It has no formal definition, and there's no test to diagnose it. In fact, it has no official name. Symptoms vary widely - there one day, gone the next – baffling scientists. It can be so debilitating that even climbing a flight of stairs can put a sufferer back in bed for days. This is the phenomenon that has become known as “long haul COVID", “post-COVID syndrome” or just “long COVID”, and it is being investigated in people across the globe.
Increasing medical evidence is showing that a growing number of people who contract COVID-19 continue to grapple with a range of post-viral symptoms months after infection. Even those who may have initially experienced a relatively mild illness have reported that they continue to experience lingering symptoms. Recovery is erratic, with continuing and even new symptoms that fluctuate in intensity.
Both anecdotal reports and a growing body of research suggest persistent fatigue, breathlessness, "brain fog" and muscle aches, among other chronic problems, are affecting people for some time after their infection has cleared. Many say this prolonged illness severely impacts their lives, often leaving them unable to cope with work or enjoy everyday activities.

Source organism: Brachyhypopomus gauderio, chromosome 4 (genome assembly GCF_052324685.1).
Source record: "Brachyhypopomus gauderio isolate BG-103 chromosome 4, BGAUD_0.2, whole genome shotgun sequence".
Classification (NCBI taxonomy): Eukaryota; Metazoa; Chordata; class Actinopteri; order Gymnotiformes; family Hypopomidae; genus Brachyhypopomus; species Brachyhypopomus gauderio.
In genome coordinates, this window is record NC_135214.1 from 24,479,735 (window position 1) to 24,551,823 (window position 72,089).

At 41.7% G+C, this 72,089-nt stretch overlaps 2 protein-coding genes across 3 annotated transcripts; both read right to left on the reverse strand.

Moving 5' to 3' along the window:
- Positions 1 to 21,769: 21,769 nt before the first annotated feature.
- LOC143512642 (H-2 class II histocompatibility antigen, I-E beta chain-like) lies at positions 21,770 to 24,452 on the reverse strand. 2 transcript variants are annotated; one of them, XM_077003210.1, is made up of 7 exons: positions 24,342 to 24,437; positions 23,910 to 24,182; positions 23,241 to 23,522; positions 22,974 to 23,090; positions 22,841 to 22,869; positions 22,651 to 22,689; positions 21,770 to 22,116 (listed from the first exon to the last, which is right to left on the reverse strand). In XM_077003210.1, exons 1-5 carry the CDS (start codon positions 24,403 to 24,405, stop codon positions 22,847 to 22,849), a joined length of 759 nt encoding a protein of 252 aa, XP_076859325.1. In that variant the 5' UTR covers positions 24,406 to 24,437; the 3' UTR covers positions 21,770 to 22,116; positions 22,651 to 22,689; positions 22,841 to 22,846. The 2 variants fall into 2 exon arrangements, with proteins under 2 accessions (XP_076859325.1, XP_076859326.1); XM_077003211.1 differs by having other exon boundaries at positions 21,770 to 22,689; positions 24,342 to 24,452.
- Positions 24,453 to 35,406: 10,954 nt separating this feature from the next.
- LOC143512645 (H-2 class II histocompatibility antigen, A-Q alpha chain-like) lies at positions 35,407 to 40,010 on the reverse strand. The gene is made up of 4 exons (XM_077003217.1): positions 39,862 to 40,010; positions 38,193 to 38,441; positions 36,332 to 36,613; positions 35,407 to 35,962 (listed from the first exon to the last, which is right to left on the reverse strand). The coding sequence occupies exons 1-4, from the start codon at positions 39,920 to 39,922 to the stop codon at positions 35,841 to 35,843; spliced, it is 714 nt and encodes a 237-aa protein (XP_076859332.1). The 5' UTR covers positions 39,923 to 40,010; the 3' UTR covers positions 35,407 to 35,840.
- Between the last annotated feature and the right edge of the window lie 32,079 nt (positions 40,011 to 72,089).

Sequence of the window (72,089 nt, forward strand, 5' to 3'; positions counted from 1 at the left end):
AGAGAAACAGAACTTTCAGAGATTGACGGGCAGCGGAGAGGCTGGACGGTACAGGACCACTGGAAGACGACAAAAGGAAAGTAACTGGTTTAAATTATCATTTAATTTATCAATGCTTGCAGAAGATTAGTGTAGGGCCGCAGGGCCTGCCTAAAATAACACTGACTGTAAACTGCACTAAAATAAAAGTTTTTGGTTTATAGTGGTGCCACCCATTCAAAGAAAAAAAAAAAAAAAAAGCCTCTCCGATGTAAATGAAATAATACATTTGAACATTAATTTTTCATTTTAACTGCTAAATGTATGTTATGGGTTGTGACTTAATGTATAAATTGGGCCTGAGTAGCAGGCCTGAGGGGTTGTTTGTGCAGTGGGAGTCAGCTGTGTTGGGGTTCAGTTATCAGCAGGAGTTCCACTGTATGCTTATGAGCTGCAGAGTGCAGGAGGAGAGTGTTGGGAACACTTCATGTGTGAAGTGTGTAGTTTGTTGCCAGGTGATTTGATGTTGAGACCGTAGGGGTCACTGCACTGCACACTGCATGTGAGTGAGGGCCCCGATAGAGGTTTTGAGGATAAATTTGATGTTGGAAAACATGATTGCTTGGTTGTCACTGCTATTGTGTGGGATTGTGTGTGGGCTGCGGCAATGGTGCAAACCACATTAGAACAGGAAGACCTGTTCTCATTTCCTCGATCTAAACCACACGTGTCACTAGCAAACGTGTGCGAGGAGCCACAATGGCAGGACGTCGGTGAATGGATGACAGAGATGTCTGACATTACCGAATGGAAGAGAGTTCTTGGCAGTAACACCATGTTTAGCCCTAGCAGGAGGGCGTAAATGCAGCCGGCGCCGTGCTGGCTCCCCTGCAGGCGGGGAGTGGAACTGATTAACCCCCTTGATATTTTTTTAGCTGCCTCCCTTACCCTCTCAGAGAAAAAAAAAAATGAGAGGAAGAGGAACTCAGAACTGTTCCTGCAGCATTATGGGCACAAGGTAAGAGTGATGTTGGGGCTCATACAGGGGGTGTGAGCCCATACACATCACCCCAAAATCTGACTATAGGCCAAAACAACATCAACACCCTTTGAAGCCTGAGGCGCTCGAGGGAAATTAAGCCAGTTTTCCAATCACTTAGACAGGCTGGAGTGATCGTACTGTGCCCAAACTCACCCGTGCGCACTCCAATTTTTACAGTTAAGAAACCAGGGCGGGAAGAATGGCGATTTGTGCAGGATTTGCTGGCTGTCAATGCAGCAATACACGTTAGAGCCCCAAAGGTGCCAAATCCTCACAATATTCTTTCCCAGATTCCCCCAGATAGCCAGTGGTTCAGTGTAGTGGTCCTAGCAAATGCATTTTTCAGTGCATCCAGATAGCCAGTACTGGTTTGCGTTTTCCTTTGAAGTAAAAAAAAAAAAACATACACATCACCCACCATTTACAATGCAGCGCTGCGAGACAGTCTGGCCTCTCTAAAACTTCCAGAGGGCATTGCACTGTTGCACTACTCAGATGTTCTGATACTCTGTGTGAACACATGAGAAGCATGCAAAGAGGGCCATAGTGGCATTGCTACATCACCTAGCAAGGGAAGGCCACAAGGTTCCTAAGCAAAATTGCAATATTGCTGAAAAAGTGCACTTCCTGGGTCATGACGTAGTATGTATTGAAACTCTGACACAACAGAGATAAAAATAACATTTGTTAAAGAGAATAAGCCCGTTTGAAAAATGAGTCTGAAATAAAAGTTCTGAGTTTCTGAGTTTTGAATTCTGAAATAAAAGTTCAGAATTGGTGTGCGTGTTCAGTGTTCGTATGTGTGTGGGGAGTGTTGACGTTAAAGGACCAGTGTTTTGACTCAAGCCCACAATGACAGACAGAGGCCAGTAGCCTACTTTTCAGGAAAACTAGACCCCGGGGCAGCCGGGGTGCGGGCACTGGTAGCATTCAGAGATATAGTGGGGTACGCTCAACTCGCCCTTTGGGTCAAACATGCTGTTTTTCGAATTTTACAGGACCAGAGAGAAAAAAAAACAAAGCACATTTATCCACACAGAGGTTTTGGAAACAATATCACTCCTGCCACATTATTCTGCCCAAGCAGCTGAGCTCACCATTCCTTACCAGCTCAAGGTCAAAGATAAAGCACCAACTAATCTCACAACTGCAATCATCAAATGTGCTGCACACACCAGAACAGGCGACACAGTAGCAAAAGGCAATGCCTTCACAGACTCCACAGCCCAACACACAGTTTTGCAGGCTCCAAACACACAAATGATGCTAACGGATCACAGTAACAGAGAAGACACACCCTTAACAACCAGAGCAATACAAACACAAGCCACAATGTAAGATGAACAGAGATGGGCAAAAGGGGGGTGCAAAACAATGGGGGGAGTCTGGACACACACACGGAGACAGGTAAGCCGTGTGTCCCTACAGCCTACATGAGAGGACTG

The World Health Organization (WHO) has reported that symptoms may linger or recur for weeks or months on end, while some patients develop medical complications that may have lasting health effects.
Although figures on how many people are afflicted by so-called long COVID are still emerging, an analysis by the COVID Symptom Study, led by King’s College London, in which millions of people in the US, UK, and Sweden are using an app to self-monitor their symptoms, found that as many as one in 10 people infected with the virus have symptoms lasting beyond one month. It is not thought that people are infectious for the long period, but just suffer long-term effects.